Limnophilia aquatica

I have wanted to get Limnophilia aquatica for a long time, and I finally
did about two months ago, from a New York City store.  It survived the 5%
bleach treatment fairly well, and, in a 15 gallon tank with 3 20 watt T12
fluorescents, it has grown rapidly and almost filled the aquarium.  I
didn't see that beautiful, dense, bushy look pictured in the books until
the plants got near the surface of the water. Lower down, the internodes
are longer and the leaves are shorter.  As soon as the plants got bushy,
they began to spread by means of runners which were modified stems that
came from internodes near the soil surface and ran horizontally over the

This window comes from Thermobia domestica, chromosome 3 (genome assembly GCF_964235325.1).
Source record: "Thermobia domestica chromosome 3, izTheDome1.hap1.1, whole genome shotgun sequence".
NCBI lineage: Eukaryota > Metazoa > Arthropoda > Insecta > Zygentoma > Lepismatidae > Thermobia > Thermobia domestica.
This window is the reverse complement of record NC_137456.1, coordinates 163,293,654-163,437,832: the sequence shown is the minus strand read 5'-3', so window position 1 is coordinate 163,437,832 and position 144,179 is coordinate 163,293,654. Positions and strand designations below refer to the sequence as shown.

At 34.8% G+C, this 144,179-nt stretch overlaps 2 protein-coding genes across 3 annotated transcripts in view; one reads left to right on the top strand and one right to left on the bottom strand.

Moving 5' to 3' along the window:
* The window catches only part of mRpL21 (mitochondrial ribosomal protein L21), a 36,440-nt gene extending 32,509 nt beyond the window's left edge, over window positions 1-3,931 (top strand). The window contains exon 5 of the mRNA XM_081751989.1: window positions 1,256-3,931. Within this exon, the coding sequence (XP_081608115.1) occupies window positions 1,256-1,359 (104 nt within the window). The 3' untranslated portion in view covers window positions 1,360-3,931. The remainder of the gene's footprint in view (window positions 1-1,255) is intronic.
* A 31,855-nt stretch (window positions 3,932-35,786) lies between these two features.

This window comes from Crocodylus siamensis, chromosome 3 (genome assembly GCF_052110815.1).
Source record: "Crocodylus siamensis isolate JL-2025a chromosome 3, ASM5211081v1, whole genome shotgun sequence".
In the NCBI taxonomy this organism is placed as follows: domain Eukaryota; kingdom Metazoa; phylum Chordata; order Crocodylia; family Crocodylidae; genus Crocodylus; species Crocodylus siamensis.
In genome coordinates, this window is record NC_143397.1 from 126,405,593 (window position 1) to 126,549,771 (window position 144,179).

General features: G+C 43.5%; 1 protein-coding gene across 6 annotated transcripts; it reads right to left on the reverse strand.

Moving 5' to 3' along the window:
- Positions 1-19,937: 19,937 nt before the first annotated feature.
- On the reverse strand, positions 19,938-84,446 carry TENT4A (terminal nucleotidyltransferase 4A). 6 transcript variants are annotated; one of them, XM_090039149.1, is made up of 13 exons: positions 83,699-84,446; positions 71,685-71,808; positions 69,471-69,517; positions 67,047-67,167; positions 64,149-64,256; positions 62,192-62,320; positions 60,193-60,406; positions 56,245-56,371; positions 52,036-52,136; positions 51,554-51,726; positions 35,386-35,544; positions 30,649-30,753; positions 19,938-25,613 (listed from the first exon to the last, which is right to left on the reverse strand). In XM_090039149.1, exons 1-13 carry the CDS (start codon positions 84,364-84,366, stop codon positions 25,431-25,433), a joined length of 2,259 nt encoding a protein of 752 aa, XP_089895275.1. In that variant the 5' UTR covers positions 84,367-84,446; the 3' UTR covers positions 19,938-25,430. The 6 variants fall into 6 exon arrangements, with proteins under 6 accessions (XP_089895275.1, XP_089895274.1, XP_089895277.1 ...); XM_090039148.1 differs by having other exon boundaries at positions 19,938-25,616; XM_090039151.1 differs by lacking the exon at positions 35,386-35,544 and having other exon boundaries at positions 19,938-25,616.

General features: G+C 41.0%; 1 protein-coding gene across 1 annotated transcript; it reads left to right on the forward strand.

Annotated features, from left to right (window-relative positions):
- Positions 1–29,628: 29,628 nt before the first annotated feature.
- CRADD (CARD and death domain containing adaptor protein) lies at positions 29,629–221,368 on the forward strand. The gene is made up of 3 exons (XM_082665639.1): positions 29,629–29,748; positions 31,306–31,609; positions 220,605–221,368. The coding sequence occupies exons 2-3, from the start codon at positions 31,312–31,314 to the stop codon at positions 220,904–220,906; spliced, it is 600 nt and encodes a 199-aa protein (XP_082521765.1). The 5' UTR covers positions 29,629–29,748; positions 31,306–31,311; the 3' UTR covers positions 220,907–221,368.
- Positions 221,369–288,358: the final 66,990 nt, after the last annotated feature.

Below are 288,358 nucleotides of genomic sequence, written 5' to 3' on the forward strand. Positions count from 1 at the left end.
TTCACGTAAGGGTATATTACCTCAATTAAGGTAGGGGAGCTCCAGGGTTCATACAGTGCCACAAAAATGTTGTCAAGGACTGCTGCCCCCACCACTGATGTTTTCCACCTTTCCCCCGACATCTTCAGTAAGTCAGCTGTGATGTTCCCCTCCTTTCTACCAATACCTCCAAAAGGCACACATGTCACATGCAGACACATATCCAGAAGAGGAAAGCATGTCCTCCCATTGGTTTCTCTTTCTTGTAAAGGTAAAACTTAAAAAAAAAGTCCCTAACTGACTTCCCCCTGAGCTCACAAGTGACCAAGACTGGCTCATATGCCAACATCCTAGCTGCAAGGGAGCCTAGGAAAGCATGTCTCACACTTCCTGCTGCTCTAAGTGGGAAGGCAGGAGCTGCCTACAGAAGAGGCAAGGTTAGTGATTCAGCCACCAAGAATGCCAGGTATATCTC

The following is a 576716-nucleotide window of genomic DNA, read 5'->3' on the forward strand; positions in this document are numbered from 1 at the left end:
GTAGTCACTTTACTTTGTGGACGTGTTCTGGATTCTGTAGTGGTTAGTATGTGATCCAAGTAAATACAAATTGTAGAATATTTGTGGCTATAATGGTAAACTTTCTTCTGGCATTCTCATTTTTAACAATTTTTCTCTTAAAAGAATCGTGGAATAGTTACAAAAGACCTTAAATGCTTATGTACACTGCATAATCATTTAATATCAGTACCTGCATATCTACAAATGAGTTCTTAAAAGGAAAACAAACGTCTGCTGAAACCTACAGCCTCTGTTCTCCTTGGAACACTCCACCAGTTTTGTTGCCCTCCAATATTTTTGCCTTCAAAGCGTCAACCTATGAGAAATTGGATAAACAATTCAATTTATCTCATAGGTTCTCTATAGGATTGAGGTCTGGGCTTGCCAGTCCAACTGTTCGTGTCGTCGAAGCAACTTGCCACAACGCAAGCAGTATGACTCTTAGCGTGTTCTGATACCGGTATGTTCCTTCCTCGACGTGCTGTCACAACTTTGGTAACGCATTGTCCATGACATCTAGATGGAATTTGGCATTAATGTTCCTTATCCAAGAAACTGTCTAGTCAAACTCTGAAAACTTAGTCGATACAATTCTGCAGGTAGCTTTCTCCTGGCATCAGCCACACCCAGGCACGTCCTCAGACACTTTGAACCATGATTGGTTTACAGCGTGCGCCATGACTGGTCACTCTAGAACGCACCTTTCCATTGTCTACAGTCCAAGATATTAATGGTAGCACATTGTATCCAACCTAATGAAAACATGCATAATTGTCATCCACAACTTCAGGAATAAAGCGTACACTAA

soil.  The internodes are one to two inches apart on these runners, and the
leaves are much reduced.  At every other internode, a new plant grows up
towards the surface.  Where the new plant grows up, there is often a new
runner that branches from the main one. With this network of branching
runners, Limonphilia aquatica is a highly invasive plant that can rapidly
cover a large area.  Hydrilla verticillata spreads in exactly the same

Paul Krombholz